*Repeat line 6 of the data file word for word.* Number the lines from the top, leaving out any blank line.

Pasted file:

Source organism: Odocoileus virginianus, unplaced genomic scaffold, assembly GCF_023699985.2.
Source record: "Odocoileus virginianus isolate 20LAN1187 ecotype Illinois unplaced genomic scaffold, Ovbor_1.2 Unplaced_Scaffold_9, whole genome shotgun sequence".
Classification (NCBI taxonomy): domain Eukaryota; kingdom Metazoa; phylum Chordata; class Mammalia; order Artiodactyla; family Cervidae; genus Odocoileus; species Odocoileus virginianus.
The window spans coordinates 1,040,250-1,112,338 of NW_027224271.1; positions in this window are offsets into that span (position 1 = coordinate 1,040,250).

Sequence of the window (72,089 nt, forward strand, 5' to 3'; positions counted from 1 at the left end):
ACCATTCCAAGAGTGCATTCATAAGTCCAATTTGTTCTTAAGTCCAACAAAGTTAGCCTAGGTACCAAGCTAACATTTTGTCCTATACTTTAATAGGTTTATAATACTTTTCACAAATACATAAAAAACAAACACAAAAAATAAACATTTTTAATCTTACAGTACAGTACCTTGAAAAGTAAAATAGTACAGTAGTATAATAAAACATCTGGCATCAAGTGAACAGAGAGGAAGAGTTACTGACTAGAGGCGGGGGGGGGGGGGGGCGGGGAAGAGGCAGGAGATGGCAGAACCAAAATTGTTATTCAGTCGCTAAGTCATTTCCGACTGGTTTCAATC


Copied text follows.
ACCATTCCAAGAGTGCATTCATAAGTCCAATTTGTTCTTAAGTCCAACAAAGTTAGCCTAGGTACCAAGCTAACATTTTGTCCTATACTTTAATAGGTTTATAATACTTTTCACAAATACATAAAAAACAAACACAAAAAATAAACATTTTTAATCTTACAGTACAGTACCTTGAAAAGTAAAATAGTACAGTAGTATAATAAAACATCTGGCATCAAGTGAACAGAGAGGAAGAGTTACTGACTAGAGGCGGGGGGGGGGGGGGGCGGGGAAGAGGCAGGAGATGGCAGAACCAAAATTGTTATTCAGTCGCTAAGTCATTTCCGACTGGTTTCAATC